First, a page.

12 January 2010: A 7.0 earthquake knocks Haiti near Port-au-Prince, claiming over 200,000 lives and injuring more than 300,000. Relief pours in from the United States, Peru, Argentina, Brazil. Haiti is on all radars, in the news, in prayers, in songs.
16 January 2015: We land in the Les Cayes airport on a humid afternoon, taxiing the Cessna to the side of the runway, and cross the tarmac to exit through a large orange room, the sun bouncing off tiled floors, fans poised above the windows but completely still, lifeless, staring. There is no passport check, no baggage claim. We walk around the porch and see a few kids watching us between the chain-link fence. They wave and yell, “Blan, blan!” (“White, white!”) This greeting is standard, and it’s true. We’re the local spectacle.
But as we zigzag through traffic, the life on the street is what captivates. Schoolgirls in uniform laugh together on the walk home. Older women balancing jugs of water and baskets of clothes on their heads turn to look, straight-faced, expressionless. We pass carts of mangos, giant glistening tour buses, legions of motorbikes. Chris comments on the rebars poking out of many cement houses, and Conwell explains how a house might take 30 years to build, as they buy materials and build onto what they have.
Our group from Fairmont, MN, is not here for relief, per se. We’re here to spend a few days at the orphanages near Torbeck, and although we’ve brought supplies for the kids and game things (piñatas, balloons, candy), there is very little notion of what these days will hold.
Friday night is Movie Night for the girls, so we pile into every nook of the two pickup trucks and head to the Consolation Center. As we watch Up in French, each of us has about 2.6 girls on our laps, with even more sitting next to us, telling us their names, patiently helping us to get each one right, even though we forget half of them the next minute.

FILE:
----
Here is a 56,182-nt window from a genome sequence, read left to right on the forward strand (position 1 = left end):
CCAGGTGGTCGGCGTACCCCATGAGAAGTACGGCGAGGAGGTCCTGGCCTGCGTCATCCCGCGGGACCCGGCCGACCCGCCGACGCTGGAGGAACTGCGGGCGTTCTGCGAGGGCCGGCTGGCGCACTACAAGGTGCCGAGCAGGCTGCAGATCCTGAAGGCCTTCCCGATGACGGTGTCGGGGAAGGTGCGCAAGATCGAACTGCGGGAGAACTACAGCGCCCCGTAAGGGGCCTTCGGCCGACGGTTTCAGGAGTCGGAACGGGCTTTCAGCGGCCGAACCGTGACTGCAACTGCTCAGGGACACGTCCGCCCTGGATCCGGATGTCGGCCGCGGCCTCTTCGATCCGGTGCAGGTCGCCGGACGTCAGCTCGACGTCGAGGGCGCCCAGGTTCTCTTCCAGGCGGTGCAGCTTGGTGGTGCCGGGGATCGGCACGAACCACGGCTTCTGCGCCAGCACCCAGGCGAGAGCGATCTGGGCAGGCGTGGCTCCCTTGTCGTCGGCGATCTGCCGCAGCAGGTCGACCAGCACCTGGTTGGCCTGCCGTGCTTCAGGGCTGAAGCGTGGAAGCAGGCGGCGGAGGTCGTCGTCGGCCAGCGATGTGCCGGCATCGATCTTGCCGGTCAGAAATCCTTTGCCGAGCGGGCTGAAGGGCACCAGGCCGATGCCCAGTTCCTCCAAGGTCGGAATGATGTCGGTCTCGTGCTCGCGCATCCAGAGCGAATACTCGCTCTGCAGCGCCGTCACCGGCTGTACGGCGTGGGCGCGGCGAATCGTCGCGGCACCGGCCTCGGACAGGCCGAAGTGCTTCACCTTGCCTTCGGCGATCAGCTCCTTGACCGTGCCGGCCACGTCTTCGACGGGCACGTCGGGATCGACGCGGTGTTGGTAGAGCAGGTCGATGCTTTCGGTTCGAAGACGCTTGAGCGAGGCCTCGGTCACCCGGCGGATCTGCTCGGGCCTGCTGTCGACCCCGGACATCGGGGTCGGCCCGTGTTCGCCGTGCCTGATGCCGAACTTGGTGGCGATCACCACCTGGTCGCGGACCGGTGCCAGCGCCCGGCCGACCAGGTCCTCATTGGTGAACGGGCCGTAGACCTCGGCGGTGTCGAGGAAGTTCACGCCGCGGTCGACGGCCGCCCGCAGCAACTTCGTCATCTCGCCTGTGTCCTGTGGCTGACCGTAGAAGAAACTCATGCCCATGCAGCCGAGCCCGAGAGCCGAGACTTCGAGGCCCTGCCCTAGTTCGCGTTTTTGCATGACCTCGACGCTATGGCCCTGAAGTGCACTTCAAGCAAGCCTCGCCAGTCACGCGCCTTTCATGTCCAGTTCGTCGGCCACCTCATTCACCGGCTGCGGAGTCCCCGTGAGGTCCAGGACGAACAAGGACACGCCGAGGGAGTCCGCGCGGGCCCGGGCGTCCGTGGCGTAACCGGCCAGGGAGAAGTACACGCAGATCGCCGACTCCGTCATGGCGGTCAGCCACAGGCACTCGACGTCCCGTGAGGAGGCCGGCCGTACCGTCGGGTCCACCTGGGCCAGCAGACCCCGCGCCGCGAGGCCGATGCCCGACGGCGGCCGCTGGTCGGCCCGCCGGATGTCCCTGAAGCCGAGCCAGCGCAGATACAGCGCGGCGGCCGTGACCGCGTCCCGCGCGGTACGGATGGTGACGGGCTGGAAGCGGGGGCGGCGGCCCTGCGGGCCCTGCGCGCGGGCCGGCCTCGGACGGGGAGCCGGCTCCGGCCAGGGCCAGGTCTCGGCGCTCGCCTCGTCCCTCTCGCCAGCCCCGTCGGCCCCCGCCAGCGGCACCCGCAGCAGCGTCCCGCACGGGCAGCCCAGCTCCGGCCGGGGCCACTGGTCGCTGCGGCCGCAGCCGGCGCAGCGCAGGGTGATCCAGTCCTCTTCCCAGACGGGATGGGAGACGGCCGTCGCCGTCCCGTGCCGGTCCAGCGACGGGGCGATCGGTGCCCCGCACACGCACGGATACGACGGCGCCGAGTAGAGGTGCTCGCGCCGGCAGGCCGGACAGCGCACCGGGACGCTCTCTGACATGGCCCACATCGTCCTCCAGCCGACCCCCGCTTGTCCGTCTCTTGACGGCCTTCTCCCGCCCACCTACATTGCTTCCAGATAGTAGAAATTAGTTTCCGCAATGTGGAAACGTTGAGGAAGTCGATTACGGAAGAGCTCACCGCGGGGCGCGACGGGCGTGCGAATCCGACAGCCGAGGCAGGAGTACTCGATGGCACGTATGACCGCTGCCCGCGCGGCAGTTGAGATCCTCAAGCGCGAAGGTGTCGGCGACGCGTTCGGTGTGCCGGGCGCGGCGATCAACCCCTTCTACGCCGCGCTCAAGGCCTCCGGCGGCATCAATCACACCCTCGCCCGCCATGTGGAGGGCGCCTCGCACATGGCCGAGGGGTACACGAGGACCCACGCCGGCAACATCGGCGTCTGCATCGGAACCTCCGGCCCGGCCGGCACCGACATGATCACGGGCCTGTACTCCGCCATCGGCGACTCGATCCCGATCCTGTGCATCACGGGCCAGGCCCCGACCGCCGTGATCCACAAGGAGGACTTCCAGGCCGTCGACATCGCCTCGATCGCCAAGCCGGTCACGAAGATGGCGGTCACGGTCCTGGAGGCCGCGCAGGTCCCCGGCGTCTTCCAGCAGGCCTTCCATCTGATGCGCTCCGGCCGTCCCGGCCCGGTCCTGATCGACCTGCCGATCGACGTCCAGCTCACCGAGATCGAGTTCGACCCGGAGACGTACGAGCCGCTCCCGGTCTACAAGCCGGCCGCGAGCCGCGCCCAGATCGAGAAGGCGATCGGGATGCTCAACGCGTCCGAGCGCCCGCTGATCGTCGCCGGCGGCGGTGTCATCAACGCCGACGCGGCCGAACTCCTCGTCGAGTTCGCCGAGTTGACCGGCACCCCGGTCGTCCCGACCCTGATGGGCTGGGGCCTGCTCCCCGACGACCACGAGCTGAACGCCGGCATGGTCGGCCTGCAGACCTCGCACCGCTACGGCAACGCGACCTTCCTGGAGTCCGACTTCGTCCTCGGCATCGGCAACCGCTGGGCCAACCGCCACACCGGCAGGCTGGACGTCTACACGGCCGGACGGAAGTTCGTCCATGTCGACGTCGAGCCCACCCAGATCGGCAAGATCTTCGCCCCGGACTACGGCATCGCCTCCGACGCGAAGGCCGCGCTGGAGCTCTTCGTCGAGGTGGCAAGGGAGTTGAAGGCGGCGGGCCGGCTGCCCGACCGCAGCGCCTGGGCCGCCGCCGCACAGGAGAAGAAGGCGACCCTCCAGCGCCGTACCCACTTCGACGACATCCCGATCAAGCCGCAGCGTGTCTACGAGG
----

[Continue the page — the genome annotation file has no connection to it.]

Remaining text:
Even from the beginning, I start to realize how much ground there is to cover, how small a week really is in the scheme of things, how small I am.
Haiti is still living in the aftermath, not just of the 2010 earthquake, but a whole history of collapse, suspension, self-collection. Most solutions are temporary, and deadly. Ken tells us of a man near Port-au-Prince whose livelihood was to sell rice. Once aid and food flooded in, people would not buy rice from him when they could get it for free. So his work was gone.
It’s an all-too-common story, one that I find easy to brush off sitting at the apartment dining room table after the trip. But in Torbeck, we aren’t just exchanging stories after dinner, we’re cringing as two or more girls weave our hair into intricate braids, we’re making toys out of caps and plastic bags and sticks up in the hills, we’re stomping in puddles as rain drips off the thatched roof and creeps to cover the pavilion floor, we’re bruising our feet on the rocks as the kids run over the beach, fearless. At any given moment, we are greeted with the hugs and outstretched arms from the kiddos we eventually come to expect.
We spent a good deal of time consciously using body language to explain something (cue Ursula: “Don’t underestimate the importance of . . . BODY LANGUAGE!”). Some of the older girls spoke English, and I speak some French (and tried to learn some Creole phrases, with interesting results), but both sides had to go beyond what could be said to what was meant. This past week was a lesson for me in how much love can be shown without saying a word.
Casandra walked with me through fallow fields to the babies’ and widows’ center, not letting go of my hand. We sang the same tunes together in Creole and English. Adonaika showed me the best way to eat mangos and then laughed when strings got stuck in my teeth. Her sister Tica was almost always found sitting on laps or hugging someone tight. Baby danced the Habañera with me, giggling when I’d dip her or spin her around. More than anything, I am thankful for those smiles and giggles and hugs. None of that needs an explanation.
I could talk about the piles of rubbish in the back alleys, the sugar cane cud in street corners, the rocks underfoot at every turn. But what I think about mostly is that unquestioning love, and how precious that is.
And I will write more about what we saw and the centers we visited. But at the risk of melodrama, I’m living in the aftermath of the trip, so to speak. It’s funny how many things remain undone as we pulled out last Friday – there are building projects just beginning at the school, we never found my dad’s two boys at the Center, and even spending time with the “moms” of the orphanage did not give us the opportunity to hear their stories. There’s more, there’s always more.